Wednesday, October 7, 2020

TV is not so good

You know how it goes. 

One minute you're gathered in the living room, surrounded by the ones you love, just as you have relentlessly been for the past 7 months, preparing to enjoy some forced familial camaraderie before tearing each other apart in Jeopardy. 

The next minute the TV screen goes black. 

The seasoned DirecTV customer knows to spring into action and remove the flash card from the receiver box, press the red reset button and allow the hydroponic flick flacks to reconfibulate themselves and align the dish with new azimuth satellite coordinates. 

15 minutes later, I thought we'd be back in time for Double Jeopardy.

"I'll take 17th Century Cheeses of Eastern Europe for 400, Alex."

That's how it was supposed to go. 

But this is 2020. And that's not how it went.

Way down in the left hand corner of the $2200 Pioneer 9000 K Series with Hyper Pixelation GlideScan™, the blue light indicating the TV was on was accompanied by a solid little red light indicating I was fucked.

This was quickly confirmed by the Interwebs. And the many dissatisfied Pioneer TV customers (BTW, they no longer make TVs) who spent upwards of $700 to repair the powerless motherboard, which was, as the red light informed me, DOA.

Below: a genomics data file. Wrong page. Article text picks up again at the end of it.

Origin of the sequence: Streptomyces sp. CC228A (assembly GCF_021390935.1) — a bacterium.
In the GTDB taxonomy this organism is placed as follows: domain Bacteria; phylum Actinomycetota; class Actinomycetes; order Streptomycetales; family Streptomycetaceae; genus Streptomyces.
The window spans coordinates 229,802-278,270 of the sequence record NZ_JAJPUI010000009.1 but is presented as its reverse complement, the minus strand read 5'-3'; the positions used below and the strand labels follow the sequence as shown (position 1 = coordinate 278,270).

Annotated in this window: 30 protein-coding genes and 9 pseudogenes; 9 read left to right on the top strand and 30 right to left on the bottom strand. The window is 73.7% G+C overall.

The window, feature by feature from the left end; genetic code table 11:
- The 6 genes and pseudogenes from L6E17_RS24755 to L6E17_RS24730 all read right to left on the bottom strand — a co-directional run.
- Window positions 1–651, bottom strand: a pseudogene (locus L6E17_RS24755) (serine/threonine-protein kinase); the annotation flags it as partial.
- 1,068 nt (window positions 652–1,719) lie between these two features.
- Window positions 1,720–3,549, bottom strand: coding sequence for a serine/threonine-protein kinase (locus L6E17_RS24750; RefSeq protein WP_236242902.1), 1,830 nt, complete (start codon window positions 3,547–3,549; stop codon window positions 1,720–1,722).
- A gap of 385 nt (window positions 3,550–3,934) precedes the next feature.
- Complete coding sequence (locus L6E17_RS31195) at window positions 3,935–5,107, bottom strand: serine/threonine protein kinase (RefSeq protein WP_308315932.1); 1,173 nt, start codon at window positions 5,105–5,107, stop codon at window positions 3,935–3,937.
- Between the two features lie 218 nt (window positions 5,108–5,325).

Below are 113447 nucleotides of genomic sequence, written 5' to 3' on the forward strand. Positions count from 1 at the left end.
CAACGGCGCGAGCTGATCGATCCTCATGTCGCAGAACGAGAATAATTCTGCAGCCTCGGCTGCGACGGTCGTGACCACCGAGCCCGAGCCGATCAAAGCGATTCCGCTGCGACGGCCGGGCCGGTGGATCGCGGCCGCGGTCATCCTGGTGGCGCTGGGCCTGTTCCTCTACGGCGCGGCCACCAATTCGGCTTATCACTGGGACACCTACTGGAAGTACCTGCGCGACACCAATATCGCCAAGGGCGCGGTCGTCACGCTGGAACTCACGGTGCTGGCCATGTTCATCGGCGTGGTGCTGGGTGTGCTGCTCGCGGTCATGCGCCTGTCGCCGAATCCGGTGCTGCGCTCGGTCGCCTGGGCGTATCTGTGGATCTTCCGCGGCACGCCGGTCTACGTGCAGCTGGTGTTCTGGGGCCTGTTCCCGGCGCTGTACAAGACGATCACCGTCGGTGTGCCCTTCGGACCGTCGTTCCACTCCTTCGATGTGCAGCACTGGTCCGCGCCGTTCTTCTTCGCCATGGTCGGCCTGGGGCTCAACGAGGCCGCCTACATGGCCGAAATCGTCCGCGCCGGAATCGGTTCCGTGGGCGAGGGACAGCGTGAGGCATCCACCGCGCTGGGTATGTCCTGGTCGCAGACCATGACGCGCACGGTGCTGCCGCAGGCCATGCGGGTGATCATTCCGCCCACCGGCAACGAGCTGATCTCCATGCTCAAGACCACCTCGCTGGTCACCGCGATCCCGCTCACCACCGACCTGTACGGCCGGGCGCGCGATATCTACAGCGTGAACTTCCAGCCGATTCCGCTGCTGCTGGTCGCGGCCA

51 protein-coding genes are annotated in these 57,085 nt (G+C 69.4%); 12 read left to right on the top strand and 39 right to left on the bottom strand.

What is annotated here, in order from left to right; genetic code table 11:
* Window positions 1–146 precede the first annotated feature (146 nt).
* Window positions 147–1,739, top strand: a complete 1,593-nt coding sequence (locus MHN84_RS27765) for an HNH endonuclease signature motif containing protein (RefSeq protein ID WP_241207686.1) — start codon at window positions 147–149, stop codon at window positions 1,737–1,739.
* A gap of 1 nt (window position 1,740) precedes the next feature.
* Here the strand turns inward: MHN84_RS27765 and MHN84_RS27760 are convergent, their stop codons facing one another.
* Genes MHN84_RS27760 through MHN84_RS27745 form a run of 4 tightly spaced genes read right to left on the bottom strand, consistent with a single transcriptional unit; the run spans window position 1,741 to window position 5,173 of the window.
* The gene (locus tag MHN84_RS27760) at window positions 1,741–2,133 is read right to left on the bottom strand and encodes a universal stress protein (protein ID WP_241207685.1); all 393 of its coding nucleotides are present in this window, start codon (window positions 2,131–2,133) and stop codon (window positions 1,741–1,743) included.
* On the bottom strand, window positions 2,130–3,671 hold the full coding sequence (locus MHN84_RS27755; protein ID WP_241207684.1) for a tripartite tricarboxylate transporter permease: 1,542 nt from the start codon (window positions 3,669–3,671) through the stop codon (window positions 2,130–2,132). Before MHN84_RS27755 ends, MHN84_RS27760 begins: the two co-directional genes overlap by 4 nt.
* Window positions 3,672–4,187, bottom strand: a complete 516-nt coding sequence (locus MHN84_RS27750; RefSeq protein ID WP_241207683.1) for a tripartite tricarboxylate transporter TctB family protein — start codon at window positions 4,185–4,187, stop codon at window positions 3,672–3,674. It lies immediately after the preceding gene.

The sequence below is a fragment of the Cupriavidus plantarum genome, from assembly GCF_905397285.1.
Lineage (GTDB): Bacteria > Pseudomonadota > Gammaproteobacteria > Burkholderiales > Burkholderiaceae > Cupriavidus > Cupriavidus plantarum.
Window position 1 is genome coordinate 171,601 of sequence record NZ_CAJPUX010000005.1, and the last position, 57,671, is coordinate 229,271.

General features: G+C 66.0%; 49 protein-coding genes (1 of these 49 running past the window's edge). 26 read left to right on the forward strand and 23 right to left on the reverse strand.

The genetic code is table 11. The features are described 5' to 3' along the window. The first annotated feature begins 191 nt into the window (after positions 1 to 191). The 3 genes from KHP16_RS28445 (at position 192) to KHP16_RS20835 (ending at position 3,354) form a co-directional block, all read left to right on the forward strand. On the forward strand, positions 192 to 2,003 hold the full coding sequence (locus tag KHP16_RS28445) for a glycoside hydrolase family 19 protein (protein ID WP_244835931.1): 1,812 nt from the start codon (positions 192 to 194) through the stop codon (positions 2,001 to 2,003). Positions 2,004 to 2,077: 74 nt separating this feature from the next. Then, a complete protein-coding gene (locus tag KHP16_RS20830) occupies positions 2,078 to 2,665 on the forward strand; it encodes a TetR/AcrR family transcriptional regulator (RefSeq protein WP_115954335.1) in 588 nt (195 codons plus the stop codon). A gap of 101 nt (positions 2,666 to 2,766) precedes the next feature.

This brought on a whole new set of issues. 

"New FlatScreen Entertainment Centers for 600, Alex."

In days of yore, replacing a color television was cause for excitement. It was also mindlessly easy. You cleaned out some space on the hi-fi console, plugged the big Philco in, adjusted the rabbit ear antenna and you were set.

Anyone familiar with the terms HDMI, multiple inputs, and high speed Optical Cable Connector, knows the operation is considerably more complicated. And before any of that could happen, I had to solve the Gordian knot of wires and tentacles that held the old TV in place like a prisoner on the execution table.

What I found amongst the rat's nest was mindbending, including some phone jack gizmos that allegedly used my phone line to connect the old TV to the Internet. They never did. 

And a gaggle of red, white and green analog cables that I believe were left over from my college days. Not to mention enough dust to choke a Serengetti Elephant.

Long, boring story and two completely sweat soaked t-shirts and twenty four hours later, I had the new Samsung Crystal UHD 8 DSeries|8000 up and running. 

Sadly not in time for Jeopardy, but just in time for Wheel of Fortune.

"I'd like to buy a vowel, Pat:

S H _ _ T   M E   N _ W


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